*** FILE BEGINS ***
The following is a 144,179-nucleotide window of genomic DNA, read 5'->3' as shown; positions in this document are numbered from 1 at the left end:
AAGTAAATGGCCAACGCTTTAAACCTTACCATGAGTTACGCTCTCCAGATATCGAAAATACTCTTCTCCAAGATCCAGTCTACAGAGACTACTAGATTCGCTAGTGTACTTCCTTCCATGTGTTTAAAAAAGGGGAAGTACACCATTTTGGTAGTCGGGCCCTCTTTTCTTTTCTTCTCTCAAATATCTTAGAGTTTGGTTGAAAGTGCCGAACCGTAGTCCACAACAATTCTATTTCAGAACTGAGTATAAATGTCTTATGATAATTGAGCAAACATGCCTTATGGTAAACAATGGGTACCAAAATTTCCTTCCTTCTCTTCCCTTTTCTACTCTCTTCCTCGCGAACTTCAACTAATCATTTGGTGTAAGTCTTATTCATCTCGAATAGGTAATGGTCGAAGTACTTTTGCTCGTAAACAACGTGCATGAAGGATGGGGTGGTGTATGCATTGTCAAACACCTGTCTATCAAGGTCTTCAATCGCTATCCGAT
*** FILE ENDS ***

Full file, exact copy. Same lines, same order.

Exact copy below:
The following is a 144,179-nucleotide window of genomic DNA, read 5'->3' as shown; positions in this document are numbered from 1 at the left end:
AAGTAAATGGCCAACGCTTTAAACCTTACCATGAGTTACGCTCTCCAGATATCGAAAATACTCTTCTCCAAGATCCAGTCTACAGAGACTACTAGATTCGCTAGTGTACTTCCTTCCATGTGTTTAAAAAAGGGGAAGTACACCATTTTGGTAGTCGGGCCCTCTTTTCTTTTCTTCTCTCAAATATCTTAGAGTTTGGTTGAAAGTGCCGAACCGTAGTCCACAACAATTCTATTTCAGAACTGAGTATAAATGTCTTATGATAATTGAGCAAACATGCCTTATGGTAAACAATGGGTACCAAAATTTCCTTCCTTCTCTTCCCTTTTCTACTCTCTTCCTCGCGAACTTCAACTAATCATTTGGTGTAAGTCTTATTCATCTCGAATAGGTAATGGTCGAAGTACTTTTGCTCGTAAACAACGTGCATGAAGGATGGGGTGGTGTATGCATTGTCAAACACCTGTCTATCAAGGTCTTCAATCGCTATCCGAT